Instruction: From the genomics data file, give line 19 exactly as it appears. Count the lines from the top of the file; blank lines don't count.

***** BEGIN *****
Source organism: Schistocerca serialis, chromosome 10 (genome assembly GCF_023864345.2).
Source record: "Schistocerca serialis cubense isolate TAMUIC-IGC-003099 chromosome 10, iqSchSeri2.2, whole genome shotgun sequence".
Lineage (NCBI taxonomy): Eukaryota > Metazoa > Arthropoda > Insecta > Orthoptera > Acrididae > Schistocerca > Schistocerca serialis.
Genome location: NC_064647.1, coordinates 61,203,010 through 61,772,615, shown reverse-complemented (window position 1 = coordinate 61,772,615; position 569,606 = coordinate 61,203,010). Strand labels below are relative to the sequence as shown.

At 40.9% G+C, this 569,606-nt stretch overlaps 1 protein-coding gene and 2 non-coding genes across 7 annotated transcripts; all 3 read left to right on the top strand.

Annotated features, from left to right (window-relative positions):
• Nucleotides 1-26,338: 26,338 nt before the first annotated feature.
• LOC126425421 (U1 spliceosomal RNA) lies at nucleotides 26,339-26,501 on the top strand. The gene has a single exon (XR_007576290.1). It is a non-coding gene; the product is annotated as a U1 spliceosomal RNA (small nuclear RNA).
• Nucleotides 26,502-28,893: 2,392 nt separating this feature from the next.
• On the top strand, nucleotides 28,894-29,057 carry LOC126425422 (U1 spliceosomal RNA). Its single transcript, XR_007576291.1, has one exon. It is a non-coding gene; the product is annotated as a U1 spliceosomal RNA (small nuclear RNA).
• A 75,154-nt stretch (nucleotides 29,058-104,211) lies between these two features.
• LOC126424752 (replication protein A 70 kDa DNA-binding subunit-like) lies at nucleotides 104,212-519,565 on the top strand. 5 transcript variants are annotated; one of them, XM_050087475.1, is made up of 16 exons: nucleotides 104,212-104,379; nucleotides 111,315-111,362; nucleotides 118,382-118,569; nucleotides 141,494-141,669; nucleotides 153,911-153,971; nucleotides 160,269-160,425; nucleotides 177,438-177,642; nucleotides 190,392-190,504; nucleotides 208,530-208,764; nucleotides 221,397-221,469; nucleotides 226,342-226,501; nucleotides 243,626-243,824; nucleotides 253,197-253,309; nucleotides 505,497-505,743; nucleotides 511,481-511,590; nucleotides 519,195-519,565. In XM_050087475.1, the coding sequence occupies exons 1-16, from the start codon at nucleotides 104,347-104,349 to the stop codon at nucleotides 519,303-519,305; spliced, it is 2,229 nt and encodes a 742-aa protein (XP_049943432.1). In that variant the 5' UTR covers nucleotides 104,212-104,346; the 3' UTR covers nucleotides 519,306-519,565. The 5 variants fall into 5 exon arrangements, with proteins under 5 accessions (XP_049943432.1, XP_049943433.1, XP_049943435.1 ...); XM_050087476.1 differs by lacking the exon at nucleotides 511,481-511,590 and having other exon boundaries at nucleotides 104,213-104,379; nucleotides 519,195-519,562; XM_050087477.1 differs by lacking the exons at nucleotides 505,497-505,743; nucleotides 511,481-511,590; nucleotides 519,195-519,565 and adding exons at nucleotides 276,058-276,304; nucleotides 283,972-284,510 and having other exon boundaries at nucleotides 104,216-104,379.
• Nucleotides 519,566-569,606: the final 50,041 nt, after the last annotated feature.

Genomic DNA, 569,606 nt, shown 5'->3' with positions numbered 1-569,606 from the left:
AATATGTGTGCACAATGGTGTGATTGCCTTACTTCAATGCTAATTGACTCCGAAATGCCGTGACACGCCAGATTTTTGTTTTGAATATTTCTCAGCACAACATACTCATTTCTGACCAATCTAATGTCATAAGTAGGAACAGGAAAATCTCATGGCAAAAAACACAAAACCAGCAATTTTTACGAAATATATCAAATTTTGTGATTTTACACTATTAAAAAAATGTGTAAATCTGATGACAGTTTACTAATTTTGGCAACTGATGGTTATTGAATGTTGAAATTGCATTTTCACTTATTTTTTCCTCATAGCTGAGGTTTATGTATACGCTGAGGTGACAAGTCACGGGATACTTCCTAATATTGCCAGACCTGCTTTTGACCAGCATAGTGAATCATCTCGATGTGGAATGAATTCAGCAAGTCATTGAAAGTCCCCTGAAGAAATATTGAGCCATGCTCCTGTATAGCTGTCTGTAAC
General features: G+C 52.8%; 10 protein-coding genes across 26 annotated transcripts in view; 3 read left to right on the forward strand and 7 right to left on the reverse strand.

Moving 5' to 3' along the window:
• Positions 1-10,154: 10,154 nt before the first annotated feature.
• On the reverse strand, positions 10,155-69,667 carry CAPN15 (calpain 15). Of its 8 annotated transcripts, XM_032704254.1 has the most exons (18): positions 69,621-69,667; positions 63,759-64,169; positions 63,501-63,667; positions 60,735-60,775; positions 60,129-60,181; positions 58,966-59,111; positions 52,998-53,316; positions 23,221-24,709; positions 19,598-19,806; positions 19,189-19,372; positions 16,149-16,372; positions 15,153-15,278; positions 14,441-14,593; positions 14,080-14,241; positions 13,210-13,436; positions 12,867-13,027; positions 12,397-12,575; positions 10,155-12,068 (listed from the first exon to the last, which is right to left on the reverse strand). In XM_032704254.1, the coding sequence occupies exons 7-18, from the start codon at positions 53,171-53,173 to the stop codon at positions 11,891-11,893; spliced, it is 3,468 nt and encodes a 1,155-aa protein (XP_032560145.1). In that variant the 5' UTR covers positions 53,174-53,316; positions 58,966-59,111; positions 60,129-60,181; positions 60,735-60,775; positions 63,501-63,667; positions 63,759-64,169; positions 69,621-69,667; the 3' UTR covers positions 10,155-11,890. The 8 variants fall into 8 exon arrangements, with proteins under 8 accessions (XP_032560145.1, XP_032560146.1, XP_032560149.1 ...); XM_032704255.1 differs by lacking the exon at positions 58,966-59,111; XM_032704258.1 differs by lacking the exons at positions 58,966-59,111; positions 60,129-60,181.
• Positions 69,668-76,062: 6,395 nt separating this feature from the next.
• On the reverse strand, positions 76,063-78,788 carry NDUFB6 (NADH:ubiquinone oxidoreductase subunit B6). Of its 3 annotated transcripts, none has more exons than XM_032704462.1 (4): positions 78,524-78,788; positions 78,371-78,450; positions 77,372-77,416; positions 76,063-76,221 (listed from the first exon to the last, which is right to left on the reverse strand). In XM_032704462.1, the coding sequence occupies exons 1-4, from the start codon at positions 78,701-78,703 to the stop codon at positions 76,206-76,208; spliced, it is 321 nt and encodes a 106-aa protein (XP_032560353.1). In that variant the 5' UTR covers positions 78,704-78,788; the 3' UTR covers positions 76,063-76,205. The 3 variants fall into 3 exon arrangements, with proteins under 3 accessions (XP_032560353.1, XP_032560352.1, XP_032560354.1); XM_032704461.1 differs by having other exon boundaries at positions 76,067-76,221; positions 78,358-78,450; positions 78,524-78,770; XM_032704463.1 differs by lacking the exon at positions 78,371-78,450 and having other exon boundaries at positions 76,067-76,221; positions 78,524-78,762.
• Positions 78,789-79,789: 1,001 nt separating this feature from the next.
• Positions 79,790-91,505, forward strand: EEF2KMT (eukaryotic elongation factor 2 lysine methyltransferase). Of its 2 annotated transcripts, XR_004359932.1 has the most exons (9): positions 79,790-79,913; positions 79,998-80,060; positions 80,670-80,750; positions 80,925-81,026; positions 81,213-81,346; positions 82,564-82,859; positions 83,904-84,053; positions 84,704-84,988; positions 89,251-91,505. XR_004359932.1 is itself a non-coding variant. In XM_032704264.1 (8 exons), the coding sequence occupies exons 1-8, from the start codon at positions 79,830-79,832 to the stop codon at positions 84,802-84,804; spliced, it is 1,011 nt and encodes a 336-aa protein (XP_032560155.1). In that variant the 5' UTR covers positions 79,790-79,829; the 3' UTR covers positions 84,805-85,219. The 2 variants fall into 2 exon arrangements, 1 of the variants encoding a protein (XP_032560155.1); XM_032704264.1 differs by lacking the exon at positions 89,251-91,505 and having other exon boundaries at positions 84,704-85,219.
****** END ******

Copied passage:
• On the reverse strand, positions 10,155-69,667 carry CAPN15 (calpain 15). Of its 8 annotated transcripts, XM_032704254.1 has the most exons (18): positions 69,621-69,667; positions 63,759-64,169; positions 63,501-63,667; positions 60,735-60,775; positions 60,129-60,181; positions 58,966-59,111; positions 52,998-53,316; positions 23,221-24,709; positions 19,598-19,806; positions 19,189-19,372; positions 16,149-16,372; positions 15,153-15,278; positions 14,441-14,593; positions 14,080-14,241; positions 13,210-13,436; positions 12,867-13,027; positions 12,397-12,575; positions 10,155-12,068 (listed from the first exon to the last, which is right to left on the reverse strand). In XM_032704254.1, the coding sequence occupies exons 7-18, from the start codon at positions 53,171-53,173 to the stop codon at positions 11,891-11,893; spliced, it is 3,468 nt and encodes a 1,155-aa protein (XP_032560145.1). In that variant the 5' UTR covers positions 53,174-53,316; positions 58,966-59,111; positions 60,129-60,181; positions 60,735-60,775; positions 63,501-63,667; positions 63,759-64,169; positions 69,621-69,667; the 3' UTR covers positions 10,155-11,890. The 8 variants fall into 8 exon arrangements, with proteins under 8 accessions (XP_032560145.1, XP_032560146.1, XP_032560149.1 ...); XM_032704255.1 differs by lacking the exon at positions 58,966-59,111; XM_032704258.1 differs by lacking the exons at positions 58,966-59,111; positions 60,129-60,181.